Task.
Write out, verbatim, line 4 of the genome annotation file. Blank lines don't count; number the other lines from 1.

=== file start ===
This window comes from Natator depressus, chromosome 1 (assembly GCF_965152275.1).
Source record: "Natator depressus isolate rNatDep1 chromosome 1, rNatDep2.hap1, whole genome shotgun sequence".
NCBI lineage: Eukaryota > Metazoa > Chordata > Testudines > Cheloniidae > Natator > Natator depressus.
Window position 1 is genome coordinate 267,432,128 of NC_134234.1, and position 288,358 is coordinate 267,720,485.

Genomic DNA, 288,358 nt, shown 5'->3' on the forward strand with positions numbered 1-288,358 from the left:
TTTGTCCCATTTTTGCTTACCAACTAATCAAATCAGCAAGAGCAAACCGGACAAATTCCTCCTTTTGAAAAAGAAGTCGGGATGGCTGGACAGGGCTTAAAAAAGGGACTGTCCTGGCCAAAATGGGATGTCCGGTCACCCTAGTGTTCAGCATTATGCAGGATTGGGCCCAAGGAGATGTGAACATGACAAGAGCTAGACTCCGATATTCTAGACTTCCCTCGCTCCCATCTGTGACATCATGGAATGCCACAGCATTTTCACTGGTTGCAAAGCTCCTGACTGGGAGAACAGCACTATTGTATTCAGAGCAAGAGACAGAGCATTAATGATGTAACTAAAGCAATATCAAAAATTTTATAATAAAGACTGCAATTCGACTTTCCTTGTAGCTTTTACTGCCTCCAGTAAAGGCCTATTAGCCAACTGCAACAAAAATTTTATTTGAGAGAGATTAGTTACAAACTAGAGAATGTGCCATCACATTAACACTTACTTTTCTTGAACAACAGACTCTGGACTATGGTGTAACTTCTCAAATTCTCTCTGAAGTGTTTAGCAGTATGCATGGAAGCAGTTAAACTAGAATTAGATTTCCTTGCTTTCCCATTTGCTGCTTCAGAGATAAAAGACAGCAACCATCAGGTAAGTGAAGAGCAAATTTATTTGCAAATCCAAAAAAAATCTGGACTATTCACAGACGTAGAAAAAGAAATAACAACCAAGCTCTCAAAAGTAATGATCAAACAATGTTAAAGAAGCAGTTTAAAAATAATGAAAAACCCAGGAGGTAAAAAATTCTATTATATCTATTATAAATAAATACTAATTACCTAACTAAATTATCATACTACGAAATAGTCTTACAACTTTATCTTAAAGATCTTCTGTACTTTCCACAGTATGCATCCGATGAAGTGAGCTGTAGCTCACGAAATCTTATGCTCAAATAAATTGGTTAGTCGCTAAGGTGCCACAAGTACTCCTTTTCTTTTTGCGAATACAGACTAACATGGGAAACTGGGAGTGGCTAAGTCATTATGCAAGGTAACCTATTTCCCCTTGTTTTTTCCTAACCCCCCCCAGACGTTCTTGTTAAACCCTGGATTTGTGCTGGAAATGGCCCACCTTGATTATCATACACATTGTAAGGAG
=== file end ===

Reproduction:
Window position 1 is genome coordinate 267,432,128 of NC_134234.1, and position 288,358 is coordinate 267,720,485.